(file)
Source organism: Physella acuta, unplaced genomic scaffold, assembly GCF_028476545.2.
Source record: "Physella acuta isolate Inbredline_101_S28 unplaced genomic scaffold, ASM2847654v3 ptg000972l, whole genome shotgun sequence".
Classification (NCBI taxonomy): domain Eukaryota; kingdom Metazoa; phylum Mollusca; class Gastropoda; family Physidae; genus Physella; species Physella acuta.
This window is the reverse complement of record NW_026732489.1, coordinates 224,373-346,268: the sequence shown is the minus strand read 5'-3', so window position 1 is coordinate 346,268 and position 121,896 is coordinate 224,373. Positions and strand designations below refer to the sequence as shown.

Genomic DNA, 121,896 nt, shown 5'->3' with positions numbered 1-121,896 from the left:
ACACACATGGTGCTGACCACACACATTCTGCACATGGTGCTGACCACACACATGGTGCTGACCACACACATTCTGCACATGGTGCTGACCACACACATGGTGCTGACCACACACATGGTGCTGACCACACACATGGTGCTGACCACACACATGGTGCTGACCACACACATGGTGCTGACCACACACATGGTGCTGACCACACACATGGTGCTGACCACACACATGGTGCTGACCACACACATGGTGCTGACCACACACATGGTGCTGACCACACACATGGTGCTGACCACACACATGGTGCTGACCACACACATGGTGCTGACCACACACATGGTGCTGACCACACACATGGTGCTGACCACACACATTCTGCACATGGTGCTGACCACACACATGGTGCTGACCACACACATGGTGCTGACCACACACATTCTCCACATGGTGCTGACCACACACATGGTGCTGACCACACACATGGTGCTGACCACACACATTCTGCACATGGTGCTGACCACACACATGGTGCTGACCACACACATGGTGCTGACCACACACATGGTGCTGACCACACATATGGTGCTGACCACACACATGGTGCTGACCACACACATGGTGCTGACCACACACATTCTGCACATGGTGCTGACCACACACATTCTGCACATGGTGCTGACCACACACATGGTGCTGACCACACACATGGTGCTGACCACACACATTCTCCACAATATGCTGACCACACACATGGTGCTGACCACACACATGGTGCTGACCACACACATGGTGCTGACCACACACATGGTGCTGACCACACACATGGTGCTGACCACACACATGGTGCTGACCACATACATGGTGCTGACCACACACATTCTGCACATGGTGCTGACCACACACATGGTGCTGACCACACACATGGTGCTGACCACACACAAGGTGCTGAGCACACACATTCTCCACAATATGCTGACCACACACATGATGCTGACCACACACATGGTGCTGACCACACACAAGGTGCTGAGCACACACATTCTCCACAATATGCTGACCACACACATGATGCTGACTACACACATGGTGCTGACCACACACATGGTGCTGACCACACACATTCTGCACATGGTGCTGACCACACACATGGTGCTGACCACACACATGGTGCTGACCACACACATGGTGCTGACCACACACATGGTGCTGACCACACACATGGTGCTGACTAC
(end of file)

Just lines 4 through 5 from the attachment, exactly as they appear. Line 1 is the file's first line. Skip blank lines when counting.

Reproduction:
This window is the reverse complement of record NW_026732489.1, coordinates 224,373-346,268: the sequence shown is the minus strand read 5'-3', so window position 1 is coordinate 346,268 and position 121,896 is coordinate 224,373. Positions and strand designations below refer to the sequence as shown.

Genomic DNA, 121,896 nt, shown 5'->3' with positions numbered 1-121,896 from the left: